Baylor’s rebuild progressing ahead of West Virginia game

The first time Baylor visited Mountaineer Field, fans’ heads shifted back-and-forth in a manner more befitting tennis than football. Offenses soared and huge plays piled up as West Virginia pulled out a 70-63 win in that 2012 game.

The Baylor program that visits Thursday night is nowhere near the same in more ways than one. Gone is Art Briles’ high-octane offense. But also gone is Briles’ blindness towards a spate of sexual assaults that shook the team and the campus to its core.

The rebuild of every aspect of the program is in its second year under former Temple coach Matt Rhule, and the Bears are  making progress. After struggling to a 1-11 finish with a misfit roster last season, Baylor is 4-3 and moving towards bowl eligibility.

“It seems like they’ve overcame their state-of-the-program issues that they had there,” said West Virginia coach Dana Holgorsen. “Coach Rhule, I have a lot of respect for him. He went in there and attacked it and is coaching those guys up.”

With Rhule, it’s not all no-huddle and spreading out the offense. The Bears are multiple, even known to use – gasp – tight ends.

“They’re very multiple with what they do,” Holgorsen said. “They’ll do a lot of drop-back stuff, they’ll open it up, they’ll do a lot of [four wide receivers], throw the ball around a good bit. They’ll do some quarterback-run game, put three, four tight ends in the game and try to slow things down.”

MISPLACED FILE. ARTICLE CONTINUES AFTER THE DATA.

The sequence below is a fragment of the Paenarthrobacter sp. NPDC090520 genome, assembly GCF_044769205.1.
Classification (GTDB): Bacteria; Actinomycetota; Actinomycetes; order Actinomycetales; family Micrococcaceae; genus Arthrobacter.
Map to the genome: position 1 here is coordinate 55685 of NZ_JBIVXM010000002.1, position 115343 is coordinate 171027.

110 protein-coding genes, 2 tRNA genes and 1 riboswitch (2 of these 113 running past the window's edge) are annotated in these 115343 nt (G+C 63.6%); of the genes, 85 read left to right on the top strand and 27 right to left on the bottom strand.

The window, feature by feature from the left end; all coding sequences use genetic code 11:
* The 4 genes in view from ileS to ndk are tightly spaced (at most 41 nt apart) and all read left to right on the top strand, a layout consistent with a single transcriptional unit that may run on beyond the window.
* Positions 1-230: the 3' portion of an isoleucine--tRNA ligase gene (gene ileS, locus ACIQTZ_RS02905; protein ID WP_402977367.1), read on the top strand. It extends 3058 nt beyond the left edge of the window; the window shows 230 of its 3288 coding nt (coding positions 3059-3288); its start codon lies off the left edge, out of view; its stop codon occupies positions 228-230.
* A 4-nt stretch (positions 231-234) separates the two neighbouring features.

The Mountaineers know what they are getting in Bears quarterback Charlie Brewer, who nearly pulled off a monumental fourth-quarter comeback last season. He’s a throw-first quarterback with a slippery escapability that has him ranked fifth in the Big 12 with 276.6 yards of total offense per game. Brewer played his high school ball at Austin power Lake Travis.

“There’s a lot of great quarterbacks from that part of the country,” Holgorsen said. “Drew Brees. Nick Foles. Baker Mayfield. This Brewer kid is just like them.”

Mayfield, last year’s Heisman Trophy winner, preceded Brewer at Lake Travis.

Brewer’s favorite target is a former Tennessee running back turned Baylor wide receiver.

Jalen Hurd, who had the intelligence to get as far away from former Vols coach Butch Jones as possible, wanted to switch positions because of the lack of NFL longevity at running back. He has 47 catches for 622 yards and three touchdowns, but is also incorporated in the run game. Hurd has 25 carries for 112 yards and three scores.

Baylor came within a series of last-second red-zone throws from upsetting Big 12 leader Texas last week. Rhule wasn’t disappointed with the ending as much as his team’s penalties that factored into Texas scoring drives.

“The biggest lesson they learned is you can’t win big-time football games against big-time football teams on the road when you make a ton of mistakes.”

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